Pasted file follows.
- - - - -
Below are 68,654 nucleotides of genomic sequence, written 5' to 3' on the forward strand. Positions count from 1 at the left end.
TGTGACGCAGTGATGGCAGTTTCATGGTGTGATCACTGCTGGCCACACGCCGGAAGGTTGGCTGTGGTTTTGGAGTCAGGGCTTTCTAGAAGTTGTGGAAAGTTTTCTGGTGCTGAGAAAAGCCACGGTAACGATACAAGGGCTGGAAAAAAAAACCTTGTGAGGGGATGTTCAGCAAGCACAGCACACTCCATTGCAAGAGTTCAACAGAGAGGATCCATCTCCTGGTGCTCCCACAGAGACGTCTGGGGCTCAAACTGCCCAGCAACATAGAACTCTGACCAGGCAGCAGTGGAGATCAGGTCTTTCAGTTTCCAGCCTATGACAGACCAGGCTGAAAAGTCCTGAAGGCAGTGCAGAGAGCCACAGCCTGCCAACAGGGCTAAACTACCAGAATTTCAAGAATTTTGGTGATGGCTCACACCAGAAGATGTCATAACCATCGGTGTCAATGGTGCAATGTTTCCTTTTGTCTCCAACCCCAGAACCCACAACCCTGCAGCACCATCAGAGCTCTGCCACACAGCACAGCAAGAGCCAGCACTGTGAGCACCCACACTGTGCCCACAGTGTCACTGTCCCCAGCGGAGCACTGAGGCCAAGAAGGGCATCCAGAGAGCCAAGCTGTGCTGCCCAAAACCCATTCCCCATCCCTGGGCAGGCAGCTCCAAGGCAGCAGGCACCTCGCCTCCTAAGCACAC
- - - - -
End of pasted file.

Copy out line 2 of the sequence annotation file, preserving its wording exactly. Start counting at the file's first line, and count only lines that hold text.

TGTGACGCAGTGATGGCAGTTTCATGGTGTGATCACTGCTGGCCACACGCCGGAAGGTTGGCTGTGGTTTTGGAGTCAGGGCTTTCTAGAAGTTGTGGAAAGTTTTCTGGTGCTGAGAAAAGCCACGGTAACGATACAAGGGCTGGAAAAAAAAACCTTGTGAGGGGATGTTCAGCAAGCACAGCACACTCCATTGCAAGAGTTCAACAGAGAGGATCCATCTCCTGGTGCTCCCACAGAGACGTCTGGGGCTCAAACTGCCCAGCAACATAGAACTCTGACCAGGCAGCAGTGGAGATCAGGTCTTTCAGTTTCCAGCCTATGACAGACCAGGCTGAAAAGTCCTGAAGGCAGTGCAGAGAGCCACAGCCTGCCAACAGGGCTAAACTACCAGAATTTCAAGAATTTTGGTGATGGCTCACACCAGAAGATGTCATAACCATCGGTGTCAATGGTGCAATGTTTCCTTTTGTCTCCAACCCCAGAACCCACAACCCTGCAGCACCATCAGAGCTCTGCCACACAGCACAGCAAGAGCCAGCACTGTGAGCACCCACACTGTGCCCACAGTGTCACTGTCCCCAGCGGAGCACTGAGGCCAAGAAGGGCATCCAGAGAGCCAAGCTGTGCTGCCCAAAACCCATTCCCCATCCCTGGGCAGGCAGCTCCAAGGCAGCAGGCACCTCGCCTCCTAAGCACAC